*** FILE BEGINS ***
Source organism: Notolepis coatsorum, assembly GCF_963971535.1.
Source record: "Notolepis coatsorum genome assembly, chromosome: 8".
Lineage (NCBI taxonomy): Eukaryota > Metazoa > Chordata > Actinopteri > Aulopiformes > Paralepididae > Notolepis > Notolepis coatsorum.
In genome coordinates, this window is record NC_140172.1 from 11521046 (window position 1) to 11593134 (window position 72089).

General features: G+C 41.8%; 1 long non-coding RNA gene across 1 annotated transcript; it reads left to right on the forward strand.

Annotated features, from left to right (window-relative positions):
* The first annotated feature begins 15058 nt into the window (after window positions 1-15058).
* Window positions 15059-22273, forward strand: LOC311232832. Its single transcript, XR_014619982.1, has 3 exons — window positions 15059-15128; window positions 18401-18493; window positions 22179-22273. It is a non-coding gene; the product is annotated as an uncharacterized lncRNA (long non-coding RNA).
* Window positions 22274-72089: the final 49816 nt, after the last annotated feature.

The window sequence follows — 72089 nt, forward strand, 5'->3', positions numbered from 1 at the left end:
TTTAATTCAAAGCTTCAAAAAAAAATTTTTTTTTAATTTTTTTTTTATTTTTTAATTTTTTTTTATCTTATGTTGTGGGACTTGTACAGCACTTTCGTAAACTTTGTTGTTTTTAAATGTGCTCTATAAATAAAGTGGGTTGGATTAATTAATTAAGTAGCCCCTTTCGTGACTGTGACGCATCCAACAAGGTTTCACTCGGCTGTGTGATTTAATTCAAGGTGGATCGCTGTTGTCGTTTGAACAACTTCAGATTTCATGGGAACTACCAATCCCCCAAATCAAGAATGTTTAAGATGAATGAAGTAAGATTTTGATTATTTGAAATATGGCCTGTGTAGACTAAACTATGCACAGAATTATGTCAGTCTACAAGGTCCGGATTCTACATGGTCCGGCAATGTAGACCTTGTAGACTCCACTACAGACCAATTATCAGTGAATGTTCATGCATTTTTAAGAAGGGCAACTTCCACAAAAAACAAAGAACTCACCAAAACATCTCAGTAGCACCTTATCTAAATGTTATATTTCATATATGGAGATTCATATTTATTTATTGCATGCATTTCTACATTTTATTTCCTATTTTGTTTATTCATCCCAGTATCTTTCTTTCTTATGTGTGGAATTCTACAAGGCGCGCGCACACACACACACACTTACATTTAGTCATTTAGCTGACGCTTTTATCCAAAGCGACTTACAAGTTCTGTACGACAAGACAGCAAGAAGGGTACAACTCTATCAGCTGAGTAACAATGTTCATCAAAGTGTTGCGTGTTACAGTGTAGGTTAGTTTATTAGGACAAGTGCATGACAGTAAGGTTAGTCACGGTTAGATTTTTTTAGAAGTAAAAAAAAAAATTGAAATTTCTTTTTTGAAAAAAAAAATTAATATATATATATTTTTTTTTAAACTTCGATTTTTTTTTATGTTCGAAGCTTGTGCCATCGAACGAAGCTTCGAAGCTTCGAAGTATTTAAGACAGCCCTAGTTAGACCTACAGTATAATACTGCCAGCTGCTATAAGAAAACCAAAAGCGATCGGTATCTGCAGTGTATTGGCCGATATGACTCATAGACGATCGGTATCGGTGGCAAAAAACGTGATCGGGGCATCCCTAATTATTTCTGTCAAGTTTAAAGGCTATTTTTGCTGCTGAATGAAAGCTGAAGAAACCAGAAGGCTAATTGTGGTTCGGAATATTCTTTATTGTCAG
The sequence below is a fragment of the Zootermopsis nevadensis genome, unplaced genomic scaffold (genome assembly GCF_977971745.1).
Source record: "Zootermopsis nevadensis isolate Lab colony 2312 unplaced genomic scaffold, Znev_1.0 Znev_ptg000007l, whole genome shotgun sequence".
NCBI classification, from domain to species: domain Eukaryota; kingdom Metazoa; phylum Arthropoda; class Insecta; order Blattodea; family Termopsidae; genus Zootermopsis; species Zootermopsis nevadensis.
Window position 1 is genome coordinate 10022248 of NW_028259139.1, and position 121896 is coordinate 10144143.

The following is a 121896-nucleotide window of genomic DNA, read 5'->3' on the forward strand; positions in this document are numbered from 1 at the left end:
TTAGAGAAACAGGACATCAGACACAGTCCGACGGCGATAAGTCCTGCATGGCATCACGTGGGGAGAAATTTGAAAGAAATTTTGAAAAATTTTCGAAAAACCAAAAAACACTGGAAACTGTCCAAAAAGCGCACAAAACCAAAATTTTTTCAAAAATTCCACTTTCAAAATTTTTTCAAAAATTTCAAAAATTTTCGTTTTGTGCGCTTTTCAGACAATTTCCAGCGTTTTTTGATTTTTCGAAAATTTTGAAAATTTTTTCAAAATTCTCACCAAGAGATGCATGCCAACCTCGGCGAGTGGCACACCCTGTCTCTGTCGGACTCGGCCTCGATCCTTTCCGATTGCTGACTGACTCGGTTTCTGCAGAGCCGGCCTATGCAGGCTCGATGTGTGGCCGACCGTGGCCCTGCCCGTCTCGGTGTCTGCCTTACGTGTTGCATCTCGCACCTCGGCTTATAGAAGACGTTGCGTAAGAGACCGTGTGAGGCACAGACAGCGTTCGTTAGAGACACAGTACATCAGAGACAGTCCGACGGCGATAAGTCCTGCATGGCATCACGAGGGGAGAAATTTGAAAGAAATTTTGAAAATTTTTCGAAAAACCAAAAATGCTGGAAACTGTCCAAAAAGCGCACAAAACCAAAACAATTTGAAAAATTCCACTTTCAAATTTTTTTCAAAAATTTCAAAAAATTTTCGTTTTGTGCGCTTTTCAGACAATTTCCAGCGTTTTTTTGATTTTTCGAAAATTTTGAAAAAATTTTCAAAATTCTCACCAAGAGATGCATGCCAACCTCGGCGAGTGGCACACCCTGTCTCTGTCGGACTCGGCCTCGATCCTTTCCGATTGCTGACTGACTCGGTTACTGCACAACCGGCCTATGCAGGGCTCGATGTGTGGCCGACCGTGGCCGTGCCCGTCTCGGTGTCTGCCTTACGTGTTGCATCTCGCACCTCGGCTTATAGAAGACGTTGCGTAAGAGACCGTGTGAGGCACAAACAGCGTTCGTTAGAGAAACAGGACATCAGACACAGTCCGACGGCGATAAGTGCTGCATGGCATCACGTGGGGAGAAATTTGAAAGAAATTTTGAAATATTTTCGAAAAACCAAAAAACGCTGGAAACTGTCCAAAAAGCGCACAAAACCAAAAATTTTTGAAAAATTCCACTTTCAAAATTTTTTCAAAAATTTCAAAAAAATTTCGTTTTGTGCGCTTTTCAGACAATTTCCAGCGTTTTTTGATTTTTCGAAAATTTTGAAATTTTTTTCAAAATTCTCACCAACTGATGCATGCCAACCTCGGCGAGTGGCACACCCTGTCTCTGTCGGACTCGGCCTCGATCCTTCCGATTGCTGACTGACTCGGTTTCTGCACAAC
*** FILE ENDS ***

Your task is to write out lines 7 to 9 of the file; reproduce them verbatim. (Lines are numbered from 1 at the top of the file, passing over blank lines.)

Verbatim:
* The first annotated feature begins 15058 nt into the window (after window positions 1-15058).
* Window positions 15059-22273, forward strand: LOC311232832. Its single transcript, XR_014619982.1, has 3 exons — window positions 15059-15128; window positions 18401-18493; window positions 22179-22273. It is a non-coding gene; the product is annotated as an uncharacterized lncRNA (long non-coding RNA).
* Window positions 22274-72089: the final 49816 nt, after the last annotated feature.